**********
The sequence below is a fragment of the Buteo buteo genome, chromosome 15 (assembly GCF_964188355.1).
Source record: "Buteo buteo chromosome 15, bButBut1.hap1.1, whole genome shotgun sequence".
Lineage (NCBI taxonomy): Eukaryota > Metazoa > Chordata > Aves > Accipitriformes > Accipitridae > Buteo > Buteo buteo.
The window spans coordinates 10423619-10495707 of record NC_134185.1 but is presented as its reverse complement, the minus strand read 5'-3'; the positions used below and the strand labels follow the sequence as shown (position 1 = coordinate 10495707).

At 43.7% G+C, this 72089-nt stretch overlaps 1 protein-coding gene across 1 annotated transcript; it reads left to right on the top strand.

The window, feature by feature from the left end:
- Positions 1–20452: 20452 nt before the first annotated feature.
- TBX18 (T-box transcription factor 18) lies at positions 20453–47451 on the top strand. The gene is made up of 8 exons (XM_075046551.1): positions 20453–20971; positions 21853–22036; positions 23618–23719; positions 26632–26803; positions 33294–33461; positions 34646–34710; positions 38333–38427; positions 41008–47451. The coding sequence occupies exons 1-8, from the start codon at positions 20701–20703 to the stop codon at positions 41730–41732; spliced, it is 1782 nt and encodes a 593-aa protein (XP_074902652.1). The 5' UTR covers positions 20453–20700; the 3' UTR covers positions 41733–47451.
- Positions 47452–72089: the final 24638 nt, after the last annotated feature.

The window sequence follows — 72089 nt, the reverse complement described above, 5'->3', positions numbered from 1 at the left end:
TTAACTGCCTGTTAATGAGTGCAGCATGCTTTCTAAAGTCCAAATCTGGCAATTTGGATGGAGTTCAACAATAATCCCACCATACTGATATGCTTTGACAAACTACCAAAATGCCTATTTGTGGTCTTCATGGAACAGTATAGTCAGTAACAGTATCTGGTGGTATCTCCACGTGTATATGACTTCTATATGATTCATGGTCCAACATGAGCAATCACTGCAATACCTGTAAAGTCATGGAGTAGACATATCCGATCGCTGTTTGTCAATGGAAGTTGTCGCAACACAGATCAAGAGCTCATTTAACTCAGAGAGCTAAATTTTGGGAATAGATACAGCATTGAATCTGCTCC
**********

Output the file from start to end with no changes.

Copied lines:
The sequence below is a fragment of the Buteo buteo genome, chromosome 15 (assembly GCF_964188355.1).
Source record: "Buteo buteo chromosome 15, bButBut1.hap1.1, whole genome shotgun sequence".
Lineage (NCBI taxonomy): Eukaryota > Metazoa > Chordata > Aves > Accipitriformes > Accipitridae > Buteo > Buteo buteo.
The window spans coordinates 10423619-10495707 of record NC_134185.1 but is presented as its reverse complement, the minus strand read 5'-3'; the positions used below and the strand labels follow the sequence as shown (position 1 = coordinate 10495707).

At 43.7% G+C, this 72089-nt stretch overlaps 1 protein-coding gene across 1 annotated transcript; it reads left to right on the top strand.

The window, feature by feature from the left end:
- Positions 1–20452: 20452 nt before the first annotated feature.
- TBX18 (T-box transcription factor 18) lies at positions 20453–47451 on the top strand. The gene is made up of 8 exons (XM_075046551.1): positions 20453–20971; positions 21853–22036; positions 23618–23719; positions 26632–26803; positions 33294–33461; positions 34646–34710; positions 38333–38427; positions 41008–47451. The coding sequence occupies exons 1-8, from the start codon at positions 20701–20703 to the stop codon at positions 41730–41732; spliced, it is 1782 nt and encodes a 593-aa protein (XP_074902652.1). The 5' UTR covers positions 20453–20700; the 3' UTR covers positions 41733–47451.
- Positions 47452–72089: the final 24638 nt, after the last annotated feature.

The window sequence follows — 72089 nt, the reverse complement described above, 5'->3', positions numbered from 1 at the left end:
TTAACTGCCTGTTAATGAGTGCAGCATGCTTTCTAAAGTCCAAATCTGGCAATTTGGATGGAGTTCAACAATAATCCCACCATACTGATATGCTTTGACAAACTACCAAAATGCCTATTTGTGGTCTTCATGGAACAGTATAGTCAGTAACAGTATCTGGTGGTATCTCCACGTGTATATGACTTCTATATGATTCATGGTCCAACATGAGCAATCACTGCAATACCTGTAAAGTCATGGAGTAGACATATCCGATCGCTGTTTGTCAATGGAAGTTGTCGCAACACAGATCAAGAGCTCATTTAACTCAGAGAGCTAAATTTTGGGAATAGATACAGCATTGAATCTGCTCC